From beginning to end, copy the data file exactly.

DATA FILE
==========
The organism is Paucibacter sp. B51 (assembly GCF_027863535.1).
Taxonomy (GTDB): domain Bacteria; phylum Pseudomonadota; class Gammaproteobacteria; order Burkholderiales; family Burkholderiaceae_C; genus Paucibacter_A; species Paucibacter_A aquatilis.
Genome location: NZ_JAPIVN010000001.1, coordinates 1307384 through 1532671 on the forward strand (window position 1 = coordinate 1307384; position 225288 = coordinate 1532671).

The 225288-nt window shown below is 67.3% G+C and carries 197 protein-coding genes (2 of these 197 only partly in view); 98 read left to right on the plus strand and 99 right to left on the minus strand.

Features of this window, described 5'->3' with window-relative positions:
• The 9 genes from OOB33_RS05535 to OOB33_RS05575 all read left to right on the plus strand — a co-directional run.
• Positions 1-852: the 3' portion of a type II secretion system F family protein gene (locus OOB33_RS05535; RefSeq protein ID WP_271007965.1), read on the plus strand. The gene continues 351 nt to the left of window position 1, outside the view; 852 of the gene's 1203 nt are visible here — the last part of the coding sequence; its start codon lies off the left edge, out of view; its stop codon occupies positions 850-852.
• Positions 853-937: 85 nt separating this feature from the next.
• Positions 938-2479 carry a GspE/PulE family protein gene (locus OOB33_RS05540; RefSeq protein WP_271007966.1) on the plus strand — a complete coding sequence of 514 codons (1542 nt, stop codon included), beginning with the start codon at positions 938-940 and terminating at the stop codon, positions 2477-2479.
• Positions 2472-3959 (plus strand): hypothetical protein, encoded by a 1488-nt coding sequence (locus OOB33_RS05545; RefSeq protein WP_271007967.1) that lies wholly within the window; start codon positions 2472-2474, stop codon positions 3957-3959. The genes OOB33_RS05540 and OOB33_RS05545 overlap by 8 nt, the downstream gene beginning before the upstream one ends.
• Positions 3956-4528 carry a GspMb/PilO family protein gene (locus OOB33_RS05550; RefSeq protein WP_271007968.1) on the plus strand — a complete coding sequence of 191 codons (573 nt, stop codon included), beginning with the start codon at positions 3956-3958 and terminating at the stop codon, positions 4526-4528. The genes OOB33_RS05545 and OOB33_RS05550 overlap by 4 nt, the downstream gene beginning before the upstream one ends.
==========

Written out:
The organism is Paucibacter sp. B51 (assembly GCF_027863535.1).
Taxonomy (GTDB): domain Bacteria; phylum Pseudomonadota; class Gammaproteobacteria; order Burkholderiales; family Burkholderiaceae_C; genus Paucibacter_A; species Paucibacter_A aquatilis.
Genome location: NZ_JAPIVN010000001.1, coordinates 1307384 through 1532671 on the forward strand (window position 1 = coordinate 1307384; position 225288 = coordinate 1532671).

The 225288-nt window shown below is 67.3% G+C and carries 197 protein-coding genes (2 of these 197 only partly in view); 98 read left to right on the plus strand and 99 right to left on the minus strand.

Features of this window, described 5'->3' with window-relative positions:
• The 9 genes from OOB33_RS05535 to OOB33_RS05575 all read left to right on the plus strand — a co-directional run.
• Positions 1-852: the 3' portion of a type II secretion system F family protein gene (locus OOB33_RS05535; RefSeq protein ID WP_271007965.1), read on the plus strand. The gene continues 351 nt to the left of window position 1, outside the view; 852 of the gene's 1203 nt are visible here — the last part of the coding sequence; its start codon lies off the left edge, out of view; its stop codon occupies positions 850-852.
• Positions 853-937: 85 nt separating this feature from the next.
• Positions 938-2479 carry a GspE/PulE family protein gene (locus OOB33_RS05540; RefSeq protein WP_271007966.1) on the plus strand — a complete coding sequence of 514 codons (1542 nt, stop codon included), beginning with the start codon at positions 938-940 and terminating at the stop codon, positions 2477-2479.
• Positions 2472-3959 (plus strand): hypothetical protein, encoded by a 1488-nt coding sequence (locus OOB33_RS05545; RefSeq protein WP_271007967.1) that lies wholly within the window; start codon positions 2472-2474, stop codon positions 3957-3959. The genes OOB33_RS05540 and OOB33_RS05545 overlap by 8 nt, the downstream gene beginning before the upstream one ends.
• Positions 3956-4528 carry a GspMb/PilO family protein gene (locus OOB33_RS05550; RefSeq protein WP_271007968.1) on the plus strand — a complete coding sequence of 191 codons (573 nt, stop codon included), beginning with the start codon at positions 3956-3958 and terminating at the stop codon, positions 4526-4528. The genes OOB33_RS05545 and OOB33_RS05550 overlap by 4 nt, the downstream gene beginning before the upstream one ends.